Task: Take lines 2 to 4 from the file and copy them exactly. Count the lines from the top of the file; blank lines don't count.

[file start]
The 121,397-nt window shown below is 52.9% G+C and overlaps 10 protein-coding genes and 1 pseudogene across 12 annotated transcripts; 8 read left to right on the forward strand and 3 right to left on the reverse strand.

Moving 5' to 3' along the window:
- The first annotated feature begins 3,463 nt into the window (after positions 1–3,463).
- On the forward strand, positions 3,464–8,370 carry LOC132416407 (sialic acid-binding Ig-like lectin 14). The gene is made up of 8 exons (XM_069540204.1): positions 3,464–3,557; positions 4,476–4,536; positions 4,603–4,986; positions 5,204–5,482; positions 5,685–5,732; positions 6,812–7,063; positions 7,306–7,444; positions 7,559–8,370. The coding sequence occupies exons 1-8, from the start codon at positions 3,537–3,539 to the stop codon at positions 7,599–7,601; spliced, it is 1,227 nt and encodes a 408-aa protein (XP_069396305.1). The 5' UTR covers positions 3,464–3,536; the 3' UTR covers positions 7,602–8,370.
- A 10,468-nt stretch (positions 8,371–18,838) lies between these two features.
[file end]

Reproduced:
Moving 5' to 3' along the window:
- The first annotated feature begins 3,463 nt into the window (after positions 1–3,463).
- On the forward strand, positions 3,464–8,370 carry LOC132416407 (sialic acid-binding Ig-like lectin 14). The gene is made up of 8 exons (XM_069540204.1): positions 3,464–3,557; positions 4,476–4,536; positions 4,603–4,986; positions 5,204–5,482; positions 5,685–5,732; positions 6,812–7,063; positions 7,306–7,444; positions 7,559–8,370. The coding sequence occupies exons 1-8, from the start codon at positions 3,537–3,539 to the stop codon at positions 7,599–7,601; spliced, it is 1,227 nt and encodes a 408-aa protein (XP_069396305.1). The 5' UTR covers positions 3,464–3,536; the 3' UTR covers positions 7,602–8,370.